1 January 2013, Comments: 16

Developed by Intel, the 10Gb/s bi-directional interface is technically PCI Express on a cable. It was originally designed to use fiber optics, but Intel later went with copper wiring as a mean to reduce cost and to supply power. The expansion bus can support both hubs as well as a daisy chain of up to 7 devices. Thunderbolt, which supersedes Mini DisplayPort on the latest Macs, has made way into all Apple laptops and desktops, except the Mac Pro.

While Thunderbolt is widely reported as USB 3.0 killer, it is not really a competing standard. Rather it is more a niche interface, whereas USB is more of a mainstream port. Say if you have a need to capture multi-HD stream and save the video feed into a SSD RAID on a daily basis, then all by means Thunderbolt is a viable option for you. For everyone else, Thunderbolt maybe an overkill. USB 3.0 and Thunderbolt, metaphorically speaking, are a good quality highway and peripherals are race cars. Taking the car to maximum speed without even touching the speed limit of highway itself is like copying 10GB or so of data to a 5400-rpm portable drive thru Thunderbolt. In this case, USB 3.0 can complete the transfer fairly quickly (minute and a half if speed is at 110MB/s) without the cost premium of Thunderbolt.

To leverage the full potential of Thunderbolt, you need some high end components that will take you beyond 500MB/s at which speed will definitely dwarf USB 3.0, but they will also add to the cost of Thunderbolt products. There is, however, a limited number of applications that require such transfer rate and that only prosumers and professionals can tell whether or not the increase in performance justifies the added cost. For this reason, Thunderbolt won’t be going mainstream anytime soon. On the other hand, USB 3.0 and USB 2.0 have almost reached price parity and it’s a no-brainer to pick the former for everyday tasks.

In summary, Thunderbolt and USB 3.0 has their own respective strengths, and consumers can decide which route to go based on their budget and requirements.

USB 3.0 (5Gbps) is theoretically 10 times faster than USB 2.0 (480Mbps). You can expect three-fold to ten-fold increase in performance with current generation of USB 3.0 devices but your mileage varies depending on the type of device.In real world, you’re going to see a SandForce-based flash drive topping 250MB/s and a 5400-rpm portable drive reaching 100MB/s. USB 3.0 also provides more power, 900mA up from 500mA of USB 2.0. This will allow some demanding devices, namely USB monitors and RAIDs, to be powered with just one cable.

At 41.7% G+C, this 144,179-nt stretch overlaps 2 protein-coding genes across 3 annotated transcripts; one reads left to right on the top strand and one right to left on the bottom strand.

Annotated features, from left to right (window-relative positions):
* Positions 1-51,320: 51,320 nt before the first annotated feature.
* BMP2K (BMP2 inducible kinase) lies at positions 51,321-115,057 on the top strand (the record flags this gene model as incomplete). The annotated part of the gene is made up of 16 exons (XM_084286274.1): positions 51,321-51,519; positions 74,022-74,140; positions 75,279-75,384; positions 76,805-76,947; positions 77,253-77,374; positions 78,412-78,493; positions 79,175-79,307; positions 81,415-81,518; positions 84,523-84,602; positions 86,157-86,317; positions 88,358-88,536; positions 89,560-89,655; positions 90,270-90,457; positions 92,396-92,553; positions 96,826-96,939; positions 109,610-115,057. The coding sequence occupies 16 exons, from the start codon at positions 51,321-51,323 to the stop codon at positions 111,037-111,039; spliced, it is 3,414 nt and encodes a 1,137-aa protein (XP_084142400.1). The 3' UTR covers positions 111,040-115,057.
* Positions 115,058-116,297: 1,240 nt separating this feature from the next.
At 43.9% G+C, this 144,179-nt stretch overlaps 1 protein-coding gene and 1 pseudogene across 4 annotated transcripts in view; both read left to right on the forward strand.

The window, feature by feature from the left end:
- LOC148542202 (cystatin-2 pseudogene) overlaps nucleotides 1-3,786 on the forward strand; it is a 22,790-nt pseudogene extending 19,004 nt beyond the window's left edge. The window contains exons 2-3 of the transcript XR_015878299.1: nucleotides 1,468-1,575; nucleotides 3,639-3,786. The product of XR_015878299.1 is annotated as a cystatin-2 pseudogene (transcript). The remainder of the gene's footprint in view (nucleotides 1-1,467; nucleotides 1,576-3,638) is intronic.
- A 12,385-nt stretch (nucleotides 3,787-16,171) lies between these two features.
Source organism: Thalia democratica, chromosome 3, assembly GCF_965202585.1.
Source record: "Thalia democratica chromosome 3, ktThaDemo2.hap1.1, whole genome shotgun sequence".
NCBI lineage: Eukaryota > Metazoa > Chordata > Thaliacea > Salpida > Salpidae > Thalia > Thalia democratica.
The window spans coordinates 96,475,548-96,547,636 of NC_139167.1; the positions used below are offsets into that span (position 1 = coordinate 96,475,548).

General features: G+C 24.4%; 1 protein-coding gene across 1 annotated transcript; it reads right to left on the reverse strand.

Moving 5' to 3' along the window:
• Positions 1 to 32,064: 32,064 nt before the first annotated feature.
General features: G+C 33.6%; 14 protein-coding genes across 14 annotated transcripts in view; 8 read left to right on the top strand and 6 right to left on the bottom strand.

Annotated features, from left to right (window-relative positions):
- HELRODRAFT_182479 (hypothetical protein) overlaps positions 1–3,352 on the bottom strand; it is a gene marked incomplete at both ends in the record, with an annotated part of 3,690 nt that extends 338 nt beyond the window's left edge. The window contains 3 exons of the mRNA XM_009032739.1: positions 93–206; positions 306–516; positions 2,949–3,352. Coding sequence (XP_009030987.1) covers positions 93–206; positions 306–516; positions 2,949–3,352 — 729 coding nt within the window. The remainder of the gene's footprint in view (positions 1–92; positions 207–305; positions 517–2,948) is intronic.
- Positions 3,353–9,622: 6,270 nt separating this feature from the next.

Despite the USB 3.0’s advantages, USB 2.0 already serves as the ideal interface for a number of applications as it provides ample of bandwidth in these situations. USB 3.0, in this case, isn’t necessary and could increase the cost. For the reason, the market for USB 2.0 devices of all types isn’t going to dwindle in short to medium term.

The interface has long been the “forgotten” mass market, high-speed interface standard. Previously available in Firewire 400 or 800 flavors, it has gradually fallen in popularity as USB 2.0 and 3.0 has surged.  Apple, the inventor of the original IEEE 1394 “Firewire” standard, has repeatedly sent mixed messages with the ditching of Firewire first from iPods and more recently from the mainstream MacBook laptops (except for the lowest-end MacBook, oddly enough).

Firewire’s main claim to fame is that it is a highly efficient peer-to-peer, full-duplex, non-polling data communications protocol with very low overhead. Firewire delivers much higher actual throughput than USB 2.0 and can achieve much closer to its theoretical 800Mbit/s data rate than USB. Where a Firewire 800 7200-rpm hard drive can deliver sequential transfer rate of around 90MB/s, USB 2.0 hovers more around 40MB/s and USB 3.0 averages at 150MB/s.  USB 3.0 has since improved significantly with the latest flash drives reaching 350MB/s, largely thanks to recent advances in flash controllers and improved driver stacks.

In late 2007, the 1394 Trade Association announced Firewire 3200 (S3200) that builds upon the existing Firewire 800 standard that was released in 2002. Utilizing the very same connectors and cabling that is required for Firewire 800, S3200 is basically a drop-in replacement once the internal system components are updated in devices. To date, S3200 has not gained much traction, even in traditional Firewire markets such as digital video.

As of 2016, FireWire (all flavors) appears to be all but gone on recently shipped laptops and desktops.  You can, however, still find FireWire 800 on many Thunderbolt 2 docks.  And if you really want it, aftermarket PCI Express cards are still widely available.

Brought to market in 2004 as a consumer interface targeted directly at the crowded external storage market, eSATA successfully address the issue of the interface bottleneck, and allowed fast hard drives to leverage their performance potential when located external to a server or PC.

eSATA supports a data rate of 3.2Gbps, which is more than enough for the fastest hard drives, which can transfer about 120MB/s, easily better than USB 2.0 and significantly better than Firewire 800.